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Old 11-03-2015, 12:23 PM   #1
ctp
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Default How can screenwriters control pace? Any thoughts on unintentional slowness?

To me, pace is the rate at which new information is introduced and has little to do with cuts. With that in mind, I'm curious if yall have specific techniques for finding and keeping the right pace as you write.
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Old 11-03-2015, 06:49 PM   #2
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Default Re: How can screenwriters control pace? Any thoughts on unintentional slowness?

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Originally Posted by ctp View Post
To me, pace is the rate at which new information is introduced and has little to do with cuts. With that in mind, I'm curious if yall have specific techniques for finding and keeping the right pace as you write.
This has been bothering me. My latest script was criticized for slow pace in act two, but it's structured nearly perfectly. Act II break is pg 28. Midpoint is on pg 55 out of 110. And it intensifies in its action accordingly.
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Old 11-03-2015, 08:10 PM   #3
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Default Re: How can screenwriters control pace? Any thoughts on unintentional slowness?

To me, new information has to keep coming all through the screenplay to keep things evolving so it's never boring, but you do need to make things go faster and get audience hearts racing as you rush toward the climax. You can use creative punctuation and breathlessly incomplete sentences to communicate the rush of the action and the tension of of your ticking clock with as few words as possible. Don't stop the action to explain things leisurely as you near the end. Set things up more leisurely early when the screenplay doesn't need to be as tense and exciting so that you won't need to explain it later when your script has become a speeding train that has too much momentum to stop for anything.
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Old 11-03-2015, 09:34 PM   #4
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Default Re: How can screenwriters control pace? Any thoughts on unintentional slowness?

Pacing is one of those 'advanced' storytelling tools. Hitting the right benchmarks for purely time's sake does not equal pace. Pace is momentum and pace is genre specific. Pace keeps the carrot in front of the horses nose as it runs around the track and the driver in control of the carrot knows exactly where to speed up, slow down, or stay steady.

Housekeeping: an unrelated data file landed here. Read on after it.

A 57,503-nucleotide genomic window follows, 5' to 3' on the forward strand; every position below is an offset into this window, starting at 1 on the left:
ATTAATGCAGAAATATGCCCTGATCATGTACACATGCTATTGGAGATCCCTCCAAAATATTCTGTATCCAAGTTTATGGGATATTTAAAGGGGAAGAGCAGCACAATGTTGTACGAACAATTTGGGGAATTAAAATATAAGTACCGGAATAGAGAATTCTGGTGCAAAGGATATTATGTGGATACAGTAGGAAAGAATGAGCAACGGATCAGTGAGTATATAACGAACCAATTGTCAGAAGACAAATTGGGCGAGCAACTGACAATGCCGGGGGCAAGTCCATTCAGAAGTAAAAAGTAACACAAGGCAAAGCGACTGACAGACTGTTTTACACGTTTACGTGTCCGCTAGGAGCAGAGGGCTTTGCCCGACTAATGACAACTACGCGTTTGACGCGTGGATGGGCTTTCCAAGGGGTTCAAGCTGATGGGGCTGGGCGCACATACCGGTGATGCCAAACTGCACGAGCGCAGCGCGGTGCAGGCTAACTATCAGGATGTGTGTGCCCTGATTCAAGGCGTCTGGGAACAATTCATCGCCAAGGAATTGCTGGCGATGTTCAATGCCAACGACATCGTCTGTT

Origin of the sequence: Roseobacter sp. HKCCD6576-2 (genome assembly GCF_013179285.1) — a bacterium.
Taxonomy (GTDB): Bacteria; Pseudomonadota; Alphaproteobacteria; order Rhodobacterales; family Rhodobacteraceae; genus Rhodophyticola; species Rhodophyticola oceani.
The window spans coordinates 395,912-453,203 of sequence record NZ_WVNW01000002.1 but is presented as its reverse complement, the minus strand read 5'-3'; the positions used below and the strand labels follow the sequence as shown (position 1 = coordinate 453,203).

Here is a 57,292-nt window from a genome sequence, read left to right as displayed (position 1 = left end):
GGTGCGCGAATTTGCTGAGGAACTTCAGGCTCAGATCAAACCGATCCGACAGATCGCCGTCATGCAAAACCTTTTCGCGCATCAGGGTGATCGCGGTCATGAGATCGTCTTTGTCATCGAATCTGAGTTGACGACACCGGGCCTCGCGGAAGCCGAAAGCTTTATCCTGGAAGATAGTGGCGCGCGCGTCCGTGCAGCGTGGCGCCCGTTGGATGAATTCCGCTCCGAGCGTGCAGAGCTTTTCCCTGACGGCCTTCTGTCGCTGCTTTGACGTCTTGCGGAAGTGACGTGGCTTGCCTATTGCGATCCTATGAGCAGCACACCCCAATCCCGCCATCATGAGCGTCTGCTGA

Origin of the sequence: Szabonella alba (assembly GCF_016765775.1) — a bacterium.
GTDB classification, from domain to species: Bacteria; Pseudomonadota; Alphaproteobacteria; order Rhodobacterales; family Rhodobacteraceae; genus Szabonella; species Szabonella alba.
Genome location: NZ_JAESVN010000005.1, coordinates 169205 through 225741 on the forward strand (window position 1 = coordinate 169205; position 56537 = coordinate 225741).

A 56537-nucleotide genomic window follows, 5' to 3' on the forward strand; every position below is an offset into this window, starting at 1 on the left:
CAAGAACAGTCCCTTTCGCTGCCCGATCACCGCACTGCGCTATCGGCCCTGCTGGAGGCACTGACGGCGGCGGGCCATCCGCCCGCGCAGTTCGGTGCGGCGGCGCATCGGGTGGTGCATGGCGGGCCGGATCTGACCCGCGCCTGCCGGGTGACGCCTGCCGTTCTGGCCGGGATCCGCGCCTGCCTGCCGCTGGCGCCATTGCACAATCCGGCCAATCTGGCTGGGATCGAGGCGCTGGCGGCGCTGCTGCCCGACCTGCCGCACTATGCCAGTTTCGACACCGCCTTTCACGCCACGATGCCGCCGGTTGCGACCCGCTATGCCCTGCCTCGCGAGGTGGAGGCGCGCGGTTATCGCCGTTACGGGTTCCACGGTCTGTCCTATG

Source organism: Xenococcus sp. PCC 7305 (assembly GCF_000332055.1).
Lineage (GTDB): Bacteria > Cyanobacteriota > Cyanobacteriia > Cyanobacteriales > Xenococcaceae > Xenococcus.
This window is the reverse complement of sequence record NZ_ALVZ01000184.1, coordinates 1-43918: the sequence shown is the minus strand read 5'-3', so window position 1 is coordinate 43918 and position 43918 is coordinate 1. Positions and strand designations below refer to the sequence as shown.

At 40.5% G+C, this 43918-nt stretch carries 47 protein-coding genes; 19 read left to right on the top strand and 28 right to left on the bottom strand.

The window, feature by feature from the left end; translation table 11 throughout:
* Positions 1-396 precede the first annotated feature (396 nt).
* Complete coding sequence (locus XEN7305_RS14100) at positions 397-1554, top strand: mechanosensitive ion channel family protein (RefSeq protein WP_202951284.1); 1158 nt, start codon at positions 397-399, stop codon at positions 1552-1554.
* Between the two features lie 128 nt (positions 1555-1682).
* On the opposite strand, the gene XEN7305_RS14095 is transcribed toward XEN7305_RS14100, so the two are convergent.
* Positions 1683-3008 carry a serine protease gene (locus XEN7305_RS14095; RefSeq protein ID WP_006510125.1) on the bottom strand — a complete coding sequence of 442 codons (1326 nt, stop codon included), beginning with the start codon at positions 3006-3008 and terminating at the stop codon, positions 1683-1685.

As a writer of a story you will need to know such moments in your story. Where's the slow down moments and what does the reader uncover in them? What's the event that keeps the story moving at a furious pace and is it a win or loss for the hero at the end?

There are depths to knowing your story. It's like the layers of crust on earth's surface. Pacing is one of those things you find at the deepest levels.

From my personal experience I can tell you this, your story never moves as fast as you think it does and beats inside scenes that you think are hit perfectly are not effective at all.

Pacing no-nos

Stay away from backstory in Act 1
Even before the i.i., the hero's life should have conflict in it
Once the mission/goal is set every scene should be a momentum builder
You need at least 3 - 5 moments in ACT 2 where the opposite of what the reader thinks will happen actually happens. Remember, something you think up first is something the reader will think of first when picturing what will happen next. You gotta flip the script on the reader in ACT 2 multiple times. This keeps the reader awake and those moments are great momentum builders.

The real problem, as I see it, with the average screenwriter is that they can not judge their own work. They don't have the same critical eye with their work as they do with the work of others. I think its all psychological. You have preconceived notions of your own work, the movies has played out in your head. Any gaps in the writing are filled in automatically by your brain. In the work of others, you have no preconceived notions, you have no idea what to expect or know anything about where the story is going. Your mind can not fill in any gaps in the storytelling for you so when communication is poor or non effective you pick it up right away.

Writing a screenplay is an agonizing thing. It's like humming a tune you don't know the words to and you need to keep humming it until you can get the words right. Its a pull your hair out, desk pounding process. It's monotonous and long and tedious and repetitive.

See, even before it gets to that point for an amateur, you know what they do? They run off and indulge themselves in the newness of their next idea to get away from the grunt work.

The grunt work is where you really uncover all these story elements you hear discussed in articles, books, and interviews.
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Old 11-04-2015, 12:37 AM   #5
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Default Re: How can screenwriters control pace? Any thoughts on unintentional slowness?

You are probably talking about the second act concerning pace.

Last edited by Yaso : 11-08-2015 at 06:16 AM.
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Old 11-04-2015, 12:46 AM   #6
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Default Re: How can screenwriters control pace? Any thoughts on unintentional slowness?